During a contentious two-day hearing this week, the House Financial Services Committee explored the key elements of Financial CHOICE Act 2.0 and a summary report on the bill, which cited the Association's Center On Executive Compensation's arguments on the sound rationale for pay ratio repeal. Much of the hearing focused on core financial services regulation in the CHOICE Act (H.R. 10), which was formally introduced this week. However, executive compensation and governance issues did receive some attention in the context of refocusing the SEC on its core mission and exiting the socially-oriented approach mandated by the 2010 Dodd-Frank Act. Capital Markets Subcommittee Chairman Bill Huizenga (R-MI), sponsor of pay ratio repeal in two consecutive Congresses, lauded CHOICE 2.0 for its repeal of the pay ratio, noting that the removal of rules like pay ratio and conflict minerals will allow the SEC to appropriately focus on its core mission of investor protection and capital formation. Committee Republican views on many aspects of Dodd-Frank, including pay ratio, are expressed in the summary report of the CHOICE Act, which quoted the Association's Center On Executive Compensation in detailing the utter lack of investor support for the pay ratio. The full Committee is scheduled to mark up the legislation on May 2, and the Center submitted a letter of support, focusing on pay ratio repeal and the proxy advisory reform provisions included in the bill, stating that by including these provisions "the bill emphasizes the SEC’s role as securities and markets regulator with a core mission of investor protection."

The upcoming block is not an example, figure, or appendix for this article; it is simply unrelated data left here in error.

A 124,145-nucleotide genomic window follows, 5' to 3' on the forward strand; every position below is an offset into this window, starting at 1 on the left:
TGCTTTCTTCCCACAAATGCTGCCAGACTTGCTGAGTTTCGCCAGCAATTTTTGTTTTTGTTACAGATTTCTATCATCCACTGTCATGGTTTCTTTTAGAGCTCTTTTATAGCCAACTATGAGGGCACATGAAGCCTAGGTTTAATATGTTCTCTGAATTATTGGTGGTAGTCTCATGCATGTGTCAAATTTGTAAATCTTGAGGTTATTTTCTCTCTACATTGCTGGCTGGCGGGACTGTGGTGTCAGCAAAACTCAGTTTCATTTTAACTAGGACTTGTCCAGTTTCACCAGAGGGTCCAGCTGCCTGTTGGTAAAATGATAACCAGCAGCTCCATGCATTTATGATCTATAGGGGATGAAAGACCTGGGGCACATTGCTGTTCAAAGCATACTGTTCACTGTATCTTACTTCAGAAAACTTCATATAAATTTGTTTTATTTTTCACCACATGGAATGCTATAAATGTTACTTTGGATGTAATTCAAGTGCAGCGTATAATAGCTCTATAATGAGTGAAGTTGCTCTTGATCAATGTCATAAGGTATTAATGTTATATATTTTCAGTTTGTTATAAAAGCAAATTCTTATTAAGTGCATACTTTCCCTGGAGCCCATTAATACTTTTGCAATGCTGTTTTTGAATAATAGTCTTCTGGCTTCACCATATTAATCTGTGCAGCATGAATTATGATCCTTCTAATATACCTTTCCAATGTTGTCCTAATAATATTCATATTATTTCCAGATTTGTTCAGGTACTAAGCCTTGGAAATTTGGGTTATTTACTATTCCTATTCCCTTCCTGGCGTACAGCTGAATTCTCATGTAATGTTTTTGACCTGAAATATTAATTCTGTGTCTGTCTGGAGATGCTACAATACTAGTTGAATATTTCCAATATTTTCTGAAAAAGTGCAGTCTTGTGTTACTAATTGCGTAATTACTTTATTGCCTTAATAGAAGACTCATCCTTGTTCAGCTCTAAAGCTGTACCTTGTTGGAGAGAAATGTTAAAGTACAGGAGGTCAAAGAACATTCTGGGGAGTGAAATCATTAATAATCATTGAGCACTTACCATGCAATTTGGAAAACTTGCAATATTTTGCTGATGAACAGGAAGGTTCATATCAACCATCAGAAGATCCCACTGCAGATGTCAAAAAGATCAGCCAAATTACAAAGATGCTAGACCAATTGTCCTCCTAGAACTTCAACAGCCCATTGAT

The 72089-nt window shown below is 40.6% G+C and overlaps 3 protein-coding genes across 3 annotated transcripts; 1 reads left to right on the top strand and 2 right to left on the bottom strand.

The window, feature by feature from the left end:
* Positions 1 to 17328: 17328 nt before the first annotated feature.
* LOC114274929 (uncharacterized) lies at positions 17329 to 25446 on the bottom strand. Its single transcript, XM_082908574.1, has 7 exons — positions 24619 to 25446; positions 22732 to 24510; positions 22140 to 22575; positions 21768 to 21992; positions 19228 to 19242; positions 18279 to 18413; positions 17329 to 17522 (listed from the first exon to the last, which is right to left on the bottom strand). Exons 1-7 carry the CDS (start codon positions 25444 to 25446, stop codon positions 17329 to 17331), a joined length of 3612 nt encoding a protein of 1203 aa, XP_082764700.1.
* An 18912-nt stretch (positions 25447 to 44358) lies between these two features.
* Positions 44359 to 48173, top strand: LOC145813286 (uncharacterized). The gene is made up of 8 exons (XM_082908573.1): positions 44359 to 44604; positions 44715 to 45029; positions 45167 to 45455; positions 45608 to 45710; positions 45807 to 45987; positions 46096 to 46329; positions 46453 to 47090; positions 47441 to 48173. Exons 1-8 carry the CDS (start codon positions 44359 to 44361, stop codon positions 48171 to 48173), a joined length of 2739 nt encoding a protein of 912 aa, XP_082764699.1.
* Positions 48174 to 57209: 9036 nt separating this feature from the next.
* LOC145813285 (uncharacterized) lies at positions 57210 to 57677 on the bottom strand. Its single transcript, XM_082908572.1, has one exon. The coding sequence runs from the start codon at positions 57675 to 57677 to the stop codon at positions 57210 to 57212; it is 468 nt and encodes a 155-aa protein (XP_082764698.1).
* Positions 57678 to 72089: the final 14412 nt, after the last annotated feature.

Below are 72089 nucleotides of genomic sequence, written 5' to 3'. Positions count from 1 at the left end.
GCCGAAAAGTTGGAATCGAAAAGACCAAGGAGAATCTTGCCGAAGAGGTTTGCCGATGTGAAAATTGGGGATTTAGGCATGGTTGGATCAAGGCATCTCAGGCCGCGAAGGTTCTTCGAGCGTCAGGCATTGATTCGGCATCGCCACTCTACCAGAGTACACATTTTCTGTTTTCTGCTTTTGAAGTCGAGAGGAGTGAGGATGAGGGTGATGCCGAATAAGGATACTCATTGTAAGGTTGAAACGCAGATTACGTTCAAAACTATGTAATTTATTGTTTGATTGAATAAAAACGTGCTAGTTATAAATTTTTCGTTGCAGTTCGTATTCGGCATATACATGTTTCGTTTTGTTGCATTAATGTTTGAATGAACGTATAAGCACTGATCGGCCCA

Democrats have sought to delay consideration of the bill, with Ranking Democrat Maxine Waters (D-CA) calling for and securing a continuation of the hearing during which 11 witnesses were called, including Senator Elizabeth Warren (D-MA) and groups such as the AFL-CIO Office of Investment and the Center for American Progress. This, underscores the intensity of the debate expected during the markup. The Center will continue its extensive advocacy in support of pay ratio repeal and the proxy advisory firm oversight provisions.
Meanwhile, Senate Majority Leader Mitch McConnell (R-KY) announced that the Senate would hold a procedural vote on the nomination of Jay Clayton as SEC Chair, paving the way for a final vote during the week. Mr. Clayton has reportedly identified several heads for the SEC's divisions, including William Hinman of Simpson & Thatcher in Silicon Valley, as the head of the Division of Corporation Finance, who is focused on capital formation, especially with start-ups.